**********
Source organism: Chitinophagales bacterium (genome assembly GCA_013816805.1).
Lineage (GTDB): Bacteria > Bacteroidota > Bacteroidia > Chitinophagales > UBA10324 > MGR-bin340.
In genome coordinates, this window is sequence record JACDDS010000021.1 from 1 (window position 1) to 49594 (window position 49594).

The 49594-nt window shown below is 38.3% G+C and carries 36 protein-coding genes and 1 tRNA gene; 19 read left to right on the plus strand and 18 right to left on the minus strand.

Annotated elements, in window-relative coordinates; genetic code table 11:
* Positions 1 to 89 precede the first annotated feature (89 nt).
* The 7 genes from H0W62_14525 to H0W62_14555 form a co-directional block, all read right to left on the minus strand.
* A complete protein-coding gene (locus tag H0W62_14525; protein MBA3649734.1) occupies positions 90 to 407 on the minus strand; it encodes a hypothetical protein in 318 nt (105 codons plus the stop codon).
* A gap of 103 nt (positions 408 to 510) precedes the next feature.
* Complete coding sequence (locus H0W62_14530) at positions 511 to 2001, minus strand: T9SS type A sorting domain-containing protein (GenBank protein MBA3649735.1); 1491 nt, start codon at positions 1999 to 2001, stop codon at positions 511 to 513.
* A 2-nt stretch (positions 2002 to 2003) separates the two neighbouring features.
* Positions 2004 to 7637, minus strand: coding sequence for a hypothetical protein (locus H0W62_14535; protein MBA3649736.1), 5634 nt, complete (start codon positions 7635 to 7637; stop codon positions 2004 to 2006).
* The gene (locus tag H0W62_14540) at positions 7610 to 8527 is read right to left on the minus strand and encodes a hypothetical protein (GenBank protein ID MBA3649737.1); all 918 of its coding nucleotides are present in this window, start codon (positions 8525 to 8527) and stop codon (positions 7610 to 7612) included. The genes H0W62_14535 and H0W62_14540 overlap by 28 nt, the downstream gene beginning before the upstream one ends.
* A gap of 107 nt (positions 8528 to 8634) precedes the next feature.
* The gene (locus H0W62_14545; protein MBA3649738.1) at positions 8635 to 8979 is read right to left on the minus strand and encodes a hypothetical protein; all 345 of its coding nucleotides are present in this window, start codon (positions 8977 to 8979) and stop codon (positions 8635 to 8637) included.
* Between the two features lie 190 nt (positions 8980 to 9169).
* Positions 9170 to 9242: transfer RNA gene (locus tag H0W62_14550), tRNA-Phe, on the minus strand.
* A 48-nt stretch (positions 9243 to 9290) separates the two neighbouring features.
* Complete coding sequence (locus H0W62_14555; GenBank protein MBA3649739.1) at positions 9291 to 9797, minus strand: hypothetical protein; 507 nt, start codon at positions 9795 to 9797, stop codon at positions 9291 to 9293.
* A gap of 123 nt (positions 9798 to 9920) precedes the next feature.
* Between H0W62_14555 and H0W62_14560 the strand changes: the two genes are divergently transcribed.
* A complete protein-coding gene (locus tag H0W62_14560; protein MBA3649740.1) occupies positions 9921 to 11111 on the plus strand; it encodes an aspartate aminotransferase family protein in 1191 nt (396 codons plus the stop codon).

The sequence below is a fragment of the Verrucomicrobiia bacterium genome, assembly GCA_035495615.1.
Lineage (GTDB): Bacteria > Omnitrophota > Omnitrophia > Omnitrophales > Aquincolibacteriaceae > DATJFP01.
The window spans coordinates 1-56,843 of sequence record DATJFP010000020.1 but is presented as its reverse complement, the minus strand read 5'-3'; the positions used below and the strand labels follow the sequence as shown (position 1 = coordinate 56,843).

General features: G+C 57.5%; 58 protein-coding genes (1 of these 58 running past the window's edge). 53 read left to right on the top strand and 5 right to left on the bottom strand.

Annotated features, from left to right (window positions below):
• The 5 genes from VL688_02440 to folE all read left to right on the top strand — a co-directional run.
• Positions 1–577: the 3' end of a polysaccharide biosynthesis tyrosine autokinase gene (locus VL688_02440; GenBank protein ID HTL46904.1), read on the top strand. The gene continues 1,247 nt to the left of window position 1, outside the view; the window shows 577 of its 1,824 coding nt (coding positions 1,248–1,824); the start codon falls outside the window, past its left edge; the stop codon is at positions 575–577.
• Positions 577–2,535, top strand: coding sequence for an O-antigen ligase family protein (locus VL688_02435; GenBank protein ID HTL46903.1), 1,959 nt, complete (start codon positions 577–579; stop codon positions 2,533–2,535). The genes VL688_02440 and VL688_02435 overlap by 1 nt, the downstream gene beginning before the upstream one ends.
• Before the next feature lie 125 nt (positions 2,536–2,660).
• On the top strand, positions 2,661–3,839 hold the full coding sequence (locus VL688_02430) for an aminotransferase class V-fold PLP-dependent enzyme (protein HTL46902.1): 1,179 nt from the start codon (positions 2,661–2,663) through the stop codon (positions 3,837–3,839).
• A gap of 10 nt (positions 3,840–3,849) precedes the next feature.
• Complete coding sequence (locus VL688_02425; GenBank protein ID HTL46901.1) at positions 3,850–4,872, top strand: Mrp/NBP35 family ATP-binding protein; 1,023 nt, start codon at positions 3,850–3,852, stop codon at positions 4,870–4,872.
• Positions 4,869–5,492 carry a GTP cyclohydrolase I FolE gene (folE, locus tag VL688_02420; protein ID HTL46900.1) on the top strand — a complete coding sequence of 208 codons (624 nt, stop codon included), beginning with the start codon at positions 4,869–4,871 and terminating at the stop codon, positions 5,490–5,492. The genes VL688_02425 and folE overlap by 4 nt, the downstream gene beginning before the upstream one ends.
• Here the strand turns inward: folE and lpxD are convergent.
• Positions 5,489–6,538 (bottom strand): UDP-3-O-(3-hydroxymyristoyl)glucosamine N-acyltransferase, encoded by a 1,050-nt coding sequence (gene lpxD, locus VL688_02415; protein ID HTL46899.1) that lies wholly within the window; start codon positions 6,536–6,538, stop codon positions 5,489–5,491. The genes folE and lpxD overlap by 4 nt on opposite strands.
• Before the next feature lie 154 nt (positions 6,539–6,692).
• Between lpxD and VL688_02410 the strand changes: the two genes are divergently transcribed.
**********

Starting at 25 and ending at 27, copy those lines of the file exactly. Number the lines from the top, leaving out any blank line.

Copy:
The window spans coordinates 1-56,843 of sequence record DATJFP010000020.1 but is presented as its reverse complement, the minus strand read 5'-3'; the positions used below and the strand labels follow the sequence as shown (position 1 = coordinate 56,843).

General features: G+C 57.5%; 58 protein-coding genes (1 of these 58 running past the window's edge). 53 read left to right on the top strand and 5 right to left on the bottom strand.

Annotated features, from left to right (window positions below):